The common thread, the story that’s hidden in Mary and Joseph’s lives is the gift of solitude, contemplation. We don’t see it emphasized in scripture, but I have to believe both Mary and Joseph took time each day to remove themselves from the noise of the secular world to ponder and ask God in the silence of their hearts for wisdom to know—and then the courage to do—what God asked of them.
The blessed ones who possess the Kingdom are they who have repudiated every external thing and have rooted from their hearts all sense of possessing. These are the “poor in spirit.”
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Two years ago, l became disillusioned with the church community. In my old church l had felt judged and ignored. Health issues had prevented me from attending church regularly here in Bochum and my few attempts to connect with people had been met with little response. I became disappointed and retreated from the community.
However, that evening l felt like l was a part of something. The same Christ that was in me, was in everyone here in this room. Tonight, we were all connected: l did not feel any rejection.
I tried to avoid conviction for a long time. But no matter how many excuses I could conjure up, I’d always end up facing the reality that I still fell short, that I was still a sinner. Conviction was just a harsh reminder of my failure to get better. What good could come from that? But as I studied the Scriptures, I began to see that they do not treat conviction as something to be avoided, but rather as a gift from God that draws us closer to Him.
Inasmuch as Christianity aligns with the nature of the created order and the supernatural revelation of God to his people, then the promotion of that good news to all people (that is, evangelism) and the application of those truths (activism) advances the flourishing of God’s creation even amid its fallenness.
Perhaps part of the solution to our current disorder might be to pray the news. It might sound simplistic, but prayer contains an energy like droplets of water that evaporate into the clouds and then shower back down upon us with the life-giving energy of love and compassion.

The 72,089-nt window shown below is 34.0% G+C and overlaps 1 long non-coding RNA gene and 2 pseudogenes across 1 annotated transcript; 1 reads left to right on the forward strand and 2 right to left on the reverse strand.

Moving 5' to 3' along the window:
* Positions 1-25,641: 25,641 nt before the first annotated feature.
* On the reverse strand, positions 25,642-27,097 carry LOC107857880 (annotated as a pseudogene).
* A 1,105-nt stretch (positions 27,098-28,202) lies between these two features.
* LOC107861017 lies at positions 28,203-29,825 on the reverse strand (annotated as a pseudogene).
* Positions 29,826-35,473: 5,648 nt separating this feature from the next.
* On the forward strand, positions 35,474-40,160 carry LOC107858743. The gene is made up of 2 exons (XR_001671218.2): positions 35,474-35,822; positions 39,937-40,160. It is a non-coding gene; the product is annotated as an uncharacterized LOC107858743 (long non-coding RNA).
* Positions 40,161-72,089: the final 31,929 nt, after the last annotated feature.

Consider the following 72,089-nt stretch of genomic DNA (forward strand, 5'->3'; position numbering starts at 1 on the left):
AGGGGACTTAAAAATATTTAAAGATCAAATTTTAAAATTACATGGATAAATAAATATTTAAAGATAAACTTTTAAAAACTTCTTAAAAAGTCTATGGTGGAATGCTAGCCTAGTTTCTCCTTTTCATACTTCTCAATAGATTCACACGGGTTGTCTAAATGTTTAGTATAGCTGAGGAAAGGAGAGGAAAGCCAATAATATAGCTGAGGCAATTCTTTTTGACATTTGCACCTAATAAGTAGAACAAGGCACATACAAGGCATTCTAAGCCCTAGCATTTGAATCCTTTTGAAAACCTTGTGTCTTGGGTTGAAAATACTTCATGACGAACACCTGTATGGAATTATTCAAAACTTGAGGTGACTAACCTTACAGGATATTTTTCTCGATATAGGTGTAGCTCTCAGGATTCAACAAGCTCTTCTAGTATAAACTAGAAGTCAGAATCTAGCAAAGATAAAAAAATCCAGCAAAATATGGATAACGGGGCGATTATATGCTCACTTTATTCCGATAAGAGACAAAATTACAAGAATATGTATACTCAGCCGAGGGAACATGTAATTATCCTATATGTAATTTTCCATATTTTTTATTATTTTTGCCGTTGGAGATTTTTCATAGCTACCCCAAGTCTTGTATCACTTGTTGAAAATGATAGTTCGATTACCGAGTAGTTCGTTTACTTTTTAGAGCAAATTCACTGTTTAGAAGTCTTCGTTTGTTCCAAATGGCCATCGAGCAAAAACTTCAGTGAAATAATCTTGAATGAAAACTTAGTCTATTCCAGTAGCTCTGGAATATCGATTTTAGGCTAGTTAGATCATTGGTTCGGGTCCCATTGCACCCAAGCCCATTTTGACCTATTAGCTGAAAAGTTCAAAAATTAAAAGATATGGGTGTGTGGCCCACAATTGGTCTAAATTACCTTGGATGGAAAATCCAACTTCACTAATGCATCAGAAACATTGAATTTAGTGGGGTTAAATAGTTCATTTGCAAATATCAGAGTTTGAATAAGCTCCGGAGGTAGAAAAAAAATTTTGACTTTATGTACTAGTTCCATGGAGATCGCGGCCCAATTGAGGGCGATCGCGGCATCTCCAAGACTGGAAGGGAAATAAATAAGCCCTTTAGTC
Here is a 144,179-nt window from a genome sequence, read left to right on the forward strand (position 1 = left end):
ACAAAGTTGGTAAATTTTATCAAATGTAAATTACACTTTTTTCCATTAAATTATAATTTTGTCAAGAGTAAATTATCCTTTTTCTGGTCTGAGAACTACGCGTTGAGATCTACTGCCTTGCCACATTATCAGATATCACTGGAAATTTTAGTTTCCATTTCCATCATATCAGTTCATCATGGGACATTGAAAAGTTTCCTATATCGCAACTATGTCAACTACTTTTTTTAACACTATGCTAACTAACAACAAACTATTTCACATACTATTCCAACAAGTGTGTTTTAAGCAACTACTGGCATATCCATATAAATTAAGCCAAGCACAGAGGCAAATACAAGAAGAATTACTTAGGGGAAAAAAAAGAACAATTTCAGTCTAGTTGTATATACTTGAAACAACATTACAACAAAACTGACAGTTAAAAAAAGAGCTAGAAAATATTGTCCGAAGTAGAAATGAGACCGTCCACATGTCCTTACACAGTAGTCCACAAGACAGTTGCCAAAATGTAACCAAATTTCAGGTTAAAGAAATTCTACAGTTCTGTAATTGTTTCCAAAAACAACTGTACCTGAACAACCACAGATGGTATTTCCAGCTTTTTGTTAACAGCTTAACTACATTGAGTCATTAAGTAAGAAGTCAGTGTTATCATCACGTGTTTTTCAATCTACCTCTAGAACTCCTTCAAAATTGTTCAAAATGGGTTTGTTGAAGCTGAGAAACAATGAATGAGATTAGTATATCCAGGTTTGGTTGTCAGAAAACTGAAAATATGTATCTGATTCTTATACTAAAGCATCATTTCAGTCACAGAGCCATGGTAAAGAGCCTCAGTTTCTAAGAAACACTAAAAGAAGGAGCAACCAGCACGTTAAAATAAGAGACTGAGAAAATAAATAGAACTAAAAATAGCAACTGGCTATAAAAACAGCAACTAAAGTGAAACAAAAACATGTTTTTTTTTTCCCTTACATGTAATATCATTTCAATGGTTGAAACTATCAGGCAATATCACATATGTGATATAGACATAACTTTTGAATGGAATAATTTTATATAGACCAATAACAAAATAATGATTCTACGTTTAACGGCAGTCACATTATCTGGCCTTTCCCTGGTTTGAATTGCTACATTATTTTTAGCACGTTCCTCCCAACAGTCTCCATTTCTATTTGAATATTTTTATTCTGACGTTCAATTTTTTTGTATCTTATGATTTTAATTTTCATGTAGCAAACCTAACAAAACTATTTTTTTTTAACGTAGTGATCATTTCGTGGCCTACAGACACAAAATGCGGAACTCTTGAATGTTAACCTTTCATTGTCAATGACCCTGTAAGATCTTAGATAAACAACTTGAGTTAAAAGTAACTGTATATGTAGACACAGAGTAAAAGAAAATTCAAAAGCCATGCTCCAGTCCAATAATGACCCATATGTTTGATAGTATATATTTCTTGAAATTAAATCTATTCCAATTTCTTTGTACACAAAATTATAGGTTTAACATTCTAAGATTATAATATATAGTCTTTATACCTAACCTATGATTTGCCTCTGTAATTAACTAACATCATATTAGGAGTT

On the most ordinary of days, an extraordinary thing happened. Moses was at work, tending to his sheep, when God spoke to him from a burning bush. He called Moses to a great task: to free His people from slavery in Egypt. But Moses has four excuses. 1. Who am I to do this? This […]
ALL IN C.S. Lewis once said, “I didn’t go to religion to make me happy. I always knew a bottle of Port would do that. If you want a religion to make you feel really comfortable, I certainly don’t recommend Christianity”. That’s a tough line for a wide section of Christians to swallow. Part of […]
Hidden, unfelt, unconfessed iniquity is the true leprosy, but when sin is seen and felt it has received its death blow, and the Lord looks with eyes of mercy upon the soul afflicted with it. Nothing is more deadly than self-righteousness, or more hopeful than contrition.
The irony in this story doesn’t escape me. At the time, I was doing so much for the kingdom of God that I didn’t see the kingdom right in front of me. I was so busy trying to do God’s work, I hadn’t taken the time to see the world through God’s eyes. Ultimately it was an issue of honest worship. How could I presume to lead people to worship a God of grace and compassion if I didn’t allow his grace and compassion to flow through me?